Jun 01, 2022
Jun 01, 2022|
4 min read
The first step to understanding includes taking a little detour to the “way things used to be.”
In the past few decades, with legacy hosting, all sites and apps were clustered together over the same underlying software. This meant that most sites - whether it was 5 or 50 - ran on the same software. So multiple sites depended on the exact same underlying infrastructure. For those who still use legacy hosting methods, this is still the case.
This doesn’t sound so bad - until it’s time to make a change or update to ONE site, but not all 15. It’s hard (or nearly impossible) to make changes or updates to just one site independently from the rest. As a result, most sites just generally wouldn’t be updated - because all the other sites would suffer outages and have to come down during the process. Because every single site is so tightly linked with one another, treating them as individuals was very complex.
Here’s why: All sites on one server would need to run the exact same version of PHP. To customize a setup that’s specific for one site under one set of all-encompassing infrastructure is basically impossible, using legacy hosting. It could technically be done, but it would take an enormous amount of effort and probably wouldn’t be worth it.
For a large organization like a university, trying to manage and oversee 500 individual sites, you can see why this would cause a massive headache.
When companies end up with one server that hosts too many sites, there's an enormous amount of risk involved with relatively benign processes like operating system updates and software updates. The coupled risk in these situations could impact every single site on the shared server.
Containerized applications were created specifically to solve this problem - keeping sites separate from one another, and making the updating process so much easier- because sites and apps can be treated as independent from one another. Frequent updates and proper versioning can occur with absolutely no risk to any other sites or apps since they are treated as individuals.
Containerized applications are actually firewalled from each other for easier container updating. Even if hundreds of different sites are running on the same infrastructure, it’s easy to make updates because the containers can be kept independently, and treated like individual properties when it comes to updates. Gone is that risk of accidentally impacting several other sites when you just meant to update one.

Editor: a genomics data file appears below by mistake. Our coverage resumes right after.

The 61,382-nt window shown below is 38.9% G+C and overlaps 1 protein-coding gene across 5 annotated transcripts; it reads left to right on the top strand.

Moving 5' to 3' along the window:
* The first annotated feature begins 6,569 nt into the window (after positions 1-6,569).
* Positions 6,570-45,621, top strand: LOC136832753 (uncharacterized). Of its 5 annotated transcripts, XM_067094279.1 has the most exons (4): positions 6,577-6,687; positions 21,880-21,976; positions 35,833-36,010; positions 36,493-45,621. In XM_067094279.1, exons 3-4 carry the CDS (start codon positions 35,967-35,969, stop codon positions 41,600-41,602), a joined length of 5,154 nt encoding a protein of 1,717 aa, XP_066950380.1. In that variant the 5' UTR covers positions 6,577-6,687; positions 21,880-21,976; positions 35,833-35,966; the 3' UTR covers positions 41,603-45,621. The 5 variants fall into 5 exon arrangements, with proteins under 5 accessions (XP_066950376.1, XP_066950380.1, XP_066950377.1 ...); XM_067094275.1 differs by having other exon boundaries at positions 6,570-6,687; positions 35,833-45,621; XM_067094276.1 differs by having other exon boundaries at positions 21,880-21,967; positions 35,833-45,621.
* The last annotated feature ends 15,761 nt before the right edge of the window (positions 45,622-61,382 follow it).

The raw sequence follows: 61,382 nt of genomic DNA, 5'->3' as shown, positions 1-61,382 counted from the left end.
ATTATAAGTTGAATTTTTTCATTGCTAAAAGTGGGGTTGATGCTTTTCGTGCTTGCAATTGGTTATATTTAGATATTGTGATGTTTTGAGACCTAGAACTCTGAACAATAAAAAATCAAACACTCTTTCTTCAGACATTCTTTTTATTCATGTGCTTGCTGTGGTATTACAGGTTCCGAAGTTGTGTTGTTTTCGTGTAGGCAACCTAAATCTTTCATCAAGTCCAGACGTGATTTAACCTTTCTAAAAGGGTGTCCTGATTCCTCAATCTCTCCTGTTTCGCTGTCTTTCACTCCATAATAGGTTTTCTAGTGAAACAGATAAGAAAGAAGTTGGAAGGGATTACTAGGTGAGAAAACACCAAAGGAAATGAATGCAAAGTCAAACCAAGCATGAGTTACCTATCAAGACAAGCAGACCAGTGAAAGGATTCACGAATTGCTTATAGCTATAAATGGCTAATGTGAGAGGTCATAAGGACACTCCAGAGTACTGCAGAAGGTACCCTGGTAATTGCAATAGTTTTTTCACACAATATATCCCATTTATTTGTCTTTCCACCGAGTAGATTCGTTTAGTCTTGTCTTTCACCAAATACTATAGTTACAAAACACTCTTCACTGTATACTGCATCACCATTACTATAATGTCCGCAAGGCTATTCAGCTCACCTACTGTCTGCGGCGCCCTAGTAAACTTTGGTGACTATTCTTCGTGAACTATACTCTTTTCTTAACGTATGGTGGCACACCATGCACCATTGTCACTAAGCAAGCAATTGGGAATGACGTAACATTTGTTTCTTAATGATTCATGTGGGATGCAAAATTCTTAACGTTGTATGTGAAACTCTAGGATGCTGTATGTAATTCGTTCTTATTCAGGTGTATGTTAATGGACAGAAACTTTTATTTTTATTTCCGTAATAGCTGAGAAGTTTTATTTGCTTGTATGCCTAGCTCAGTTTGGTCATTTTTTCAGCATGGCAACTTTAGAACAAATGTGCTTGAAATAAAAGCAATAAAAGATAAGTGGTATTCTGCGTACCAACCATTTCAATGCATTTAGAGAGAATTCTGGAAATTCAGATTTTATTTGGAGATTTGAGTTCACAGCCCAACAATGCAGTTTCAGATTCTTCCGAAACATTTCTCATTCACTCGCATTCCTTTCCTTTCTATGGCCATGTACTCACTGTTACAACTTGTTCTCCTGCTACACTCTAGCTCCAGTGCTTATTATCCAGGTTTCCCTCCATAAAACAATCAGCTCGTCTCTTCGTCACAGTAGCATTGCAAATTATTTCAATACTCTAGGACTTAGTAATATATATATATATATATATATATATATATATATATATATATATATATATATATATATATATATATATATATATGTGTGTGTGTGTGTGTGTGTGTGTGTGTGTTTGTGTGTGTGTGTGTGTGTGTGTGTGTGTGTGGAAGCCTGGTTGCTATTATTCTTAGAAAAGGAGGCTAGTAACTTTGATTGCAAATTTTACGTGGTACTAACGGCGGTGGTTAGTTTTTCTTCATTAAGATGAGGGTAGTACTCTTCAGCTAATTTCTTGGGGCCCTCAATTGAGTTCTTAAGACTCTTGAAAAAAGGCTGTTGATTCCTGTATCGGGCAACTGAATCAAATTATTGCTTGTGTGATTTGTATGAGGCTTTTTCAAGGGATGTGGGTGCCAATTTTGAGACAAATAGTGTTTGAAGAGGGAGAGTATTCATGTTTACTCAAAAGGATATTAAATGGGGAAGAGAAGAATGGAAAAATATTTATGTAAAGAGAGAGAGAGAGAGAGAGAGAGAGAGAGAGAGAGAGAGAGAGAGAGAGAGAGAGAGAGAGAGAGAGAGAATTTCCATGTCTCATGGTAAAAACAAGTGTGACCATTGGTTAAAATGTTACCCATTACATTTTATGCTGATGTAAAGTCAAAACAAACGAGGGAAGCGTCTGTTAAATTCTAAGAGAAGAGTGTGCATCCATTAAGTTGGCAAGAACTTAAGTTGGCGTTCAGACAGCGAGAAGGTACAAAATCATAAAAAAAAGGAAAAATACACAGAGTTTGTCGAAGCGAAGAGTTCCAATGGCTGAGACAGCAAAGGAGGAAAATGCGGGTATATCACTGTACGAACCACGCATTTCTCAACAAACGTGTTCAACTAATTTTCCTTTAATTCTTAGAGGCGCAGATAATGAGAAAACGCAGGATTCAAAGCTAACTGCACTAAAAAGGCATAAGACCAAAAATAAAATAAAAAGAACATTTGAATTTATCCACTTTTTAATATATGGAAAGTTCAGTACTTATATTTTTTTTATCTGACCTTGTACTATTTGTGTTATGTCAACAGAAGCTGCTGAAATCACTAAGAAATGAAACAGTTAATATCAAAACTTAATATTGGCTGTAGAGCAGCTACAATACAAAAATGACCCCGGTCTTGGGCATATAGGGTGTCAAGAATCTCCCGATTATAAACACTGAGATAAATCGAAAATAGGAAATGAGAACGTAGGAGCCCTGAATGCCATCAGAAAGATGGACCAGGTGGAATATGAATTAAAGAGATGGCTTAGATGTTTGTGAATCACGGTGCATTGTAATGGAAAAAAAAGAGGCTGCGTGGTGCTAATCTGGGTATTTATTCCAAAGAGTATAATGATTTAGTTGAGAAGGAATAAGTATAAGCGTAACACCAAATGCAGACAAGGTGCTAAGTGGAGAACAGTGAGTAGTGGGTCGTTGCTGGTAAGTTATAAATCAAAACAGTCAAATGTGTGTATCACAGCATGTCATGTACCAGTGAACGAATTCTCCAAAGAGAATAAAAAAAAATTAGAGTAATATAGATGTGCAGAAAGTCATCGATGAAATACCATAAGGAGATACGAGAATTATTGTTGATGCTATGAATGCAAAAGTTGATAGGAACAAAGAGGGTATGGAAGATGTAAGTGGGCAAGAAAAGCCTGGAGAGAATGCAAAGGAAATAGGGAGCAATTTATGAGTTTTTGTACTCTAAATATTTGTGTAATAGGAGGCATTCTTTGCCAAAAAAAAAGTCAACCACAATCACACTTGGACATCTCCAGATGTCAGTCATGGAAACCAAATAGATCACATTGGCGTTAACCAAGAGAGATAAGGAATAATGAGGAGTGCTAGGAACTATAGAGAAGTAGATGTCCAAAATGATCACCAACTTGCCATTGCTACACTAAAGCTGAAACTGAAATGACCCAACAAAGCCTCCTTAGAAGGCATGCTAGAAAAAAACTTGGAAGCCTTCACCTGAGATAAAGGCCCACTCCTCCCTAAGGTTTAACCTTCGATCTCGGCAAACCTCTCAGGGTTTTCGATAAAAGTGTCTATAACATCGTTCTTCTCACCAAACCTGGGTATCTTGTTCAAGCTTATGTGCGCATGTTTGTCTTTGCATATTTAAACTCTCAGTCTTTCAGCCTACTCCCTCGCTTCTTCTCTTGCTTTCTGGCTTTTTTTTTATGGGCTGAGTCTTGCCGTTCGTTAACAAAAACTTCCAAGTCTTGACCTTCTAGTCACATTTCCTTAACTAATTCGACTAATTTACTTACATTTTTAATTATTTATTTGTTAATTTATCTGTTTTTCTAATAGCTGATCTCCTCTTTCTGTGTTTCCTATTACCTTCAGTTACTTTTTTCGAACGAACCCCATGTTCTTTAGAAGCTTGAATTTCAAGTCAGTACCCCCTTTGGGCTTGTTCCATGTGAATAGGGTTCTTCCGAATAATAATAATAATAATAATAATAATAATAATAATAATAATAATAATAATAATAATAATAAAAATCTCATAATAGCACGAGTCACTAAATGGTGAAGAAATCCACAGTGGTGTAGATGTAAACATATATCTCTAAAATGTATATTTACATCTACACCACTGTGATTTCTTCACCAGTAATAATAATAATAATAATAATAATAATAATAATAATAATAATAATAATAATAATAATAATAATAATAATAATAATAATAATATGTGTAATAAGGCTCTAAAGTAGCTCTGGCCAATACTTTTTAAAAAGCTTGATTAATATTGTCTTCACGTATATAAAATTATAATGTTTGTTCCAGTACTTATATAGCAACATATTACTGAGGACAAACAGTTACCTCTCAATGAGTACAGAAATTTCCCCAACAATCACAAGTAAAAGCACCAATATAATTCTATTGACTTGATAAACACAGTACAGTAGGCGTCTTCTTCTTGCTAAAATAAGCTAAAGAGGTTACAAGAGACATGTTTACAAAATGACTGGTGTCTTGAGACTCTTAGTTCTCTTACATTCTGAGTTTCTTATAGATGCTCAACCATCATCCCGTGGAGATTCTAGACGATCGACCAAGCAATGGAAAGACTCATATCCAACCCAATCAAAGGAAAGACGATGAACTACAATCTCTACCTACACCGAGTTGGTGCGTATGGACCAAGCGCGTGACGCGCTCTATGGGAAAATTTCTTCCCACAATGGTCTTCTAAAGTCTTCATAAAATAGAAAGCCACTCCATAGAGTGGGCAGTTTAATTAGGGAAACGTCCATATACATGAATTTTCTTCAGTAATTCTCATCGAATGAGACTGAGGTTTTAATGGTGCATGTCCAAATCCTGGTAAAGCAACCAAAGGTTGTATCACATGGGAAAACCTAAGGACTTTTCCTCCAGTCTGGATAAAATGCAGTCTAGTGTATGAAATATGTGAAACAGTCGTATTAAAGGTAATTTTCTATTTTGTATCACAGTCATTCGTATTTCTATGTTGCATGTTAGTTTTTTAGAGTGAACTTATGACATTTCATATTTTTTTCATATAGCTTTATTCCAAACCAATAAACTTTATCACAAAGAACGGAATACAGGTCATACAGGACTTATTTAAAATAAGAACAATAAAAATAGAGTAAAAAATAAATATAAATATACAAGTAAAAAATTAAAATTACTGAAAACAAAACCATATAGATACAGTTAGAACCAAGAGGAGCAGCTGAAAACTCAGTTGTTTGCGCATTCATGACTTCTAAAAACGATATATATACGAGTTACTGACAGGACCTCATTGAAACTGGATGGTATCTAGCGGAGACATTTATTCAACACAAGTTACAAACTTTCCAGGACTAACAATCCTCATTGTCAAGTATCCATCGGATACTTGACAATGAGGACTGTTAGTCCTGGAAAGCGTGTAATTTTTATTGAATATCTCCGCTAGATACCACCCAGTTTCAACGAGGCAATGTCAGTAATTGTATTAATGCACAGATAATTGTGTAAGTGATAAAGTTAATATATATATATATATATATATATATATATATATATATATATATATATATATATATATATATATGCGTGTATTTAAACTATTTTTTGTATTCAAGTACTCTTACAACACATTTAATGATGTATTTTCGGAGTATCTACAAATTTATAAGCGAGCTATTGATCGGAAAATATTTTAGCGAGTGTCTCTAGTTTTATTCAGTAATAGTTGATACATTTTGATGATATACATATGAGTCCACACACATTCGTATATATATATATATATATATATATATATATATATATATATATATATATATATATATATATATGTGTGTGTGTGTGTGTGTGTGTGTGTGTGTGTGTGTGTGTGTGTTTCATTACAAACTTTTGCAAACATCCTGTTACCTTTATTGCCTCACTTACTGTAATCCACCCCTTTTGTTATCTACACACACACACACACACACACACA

Everything an app needs is wrapped into its individual container, which creates an entirely unique environment within individual containers. A much higher level of customization is possible with containers vs. legacy hosting.
With containers, everything is much more automatable, and the risks of running different apps on shared infrastructure are minimized. In fact, it becomes far more possible and feasible to do so.
Containers are an obvious solution to the “problems of the past” (aka legacy hosting). In order to build a really successful WebOps approach, automation is a necessary component for building, testing, and deploying an application. And without containers, it’s very close to impossible.
A container orchestration system like Kubernetes makes it even easier to work with containerized hosting. We highly recommend both for any solid WebOps strategy.
Containers allow for an insane amount of flexibility and versatility, and they enable many of the core principles of WebOps - like automation (which really is impossible with legacy hosting). Containers also help keep companies from overspending on infrastructure.
Sites can be independently risk-managed - whereas with the “old way,” there was a necessary coupling of risk.
A problem that many organizations encounter with legacy hosting is the ability to scale: there are many things that just cannot be scaled with legacy hosting, like automation and application flexibility. Containers enable the ability to scale the way that companies want to by creating a functionality where that is possible.
And, as we mentioned, a container orchestration system like Kubernetes can provide the framework to automate your containers and manage all of their life cycles. Kubernetes makes sure that all applications run consistently in cloud environments by automating critical tasks, like deploying, scaling, load building, and more.
Kubernetes is made more possible and accessible to use when it’s a managed service, like amazee.io’s Dedicated Cloud offering.
Our team of Kubernetes experts manages thousands of workloads on Kubernetes clusters - it's truly where we excel.
If you’re interested in learning more about how containerized hosting and Kubernetes could work for your team, start a conversation with us. We’d love to hear from you.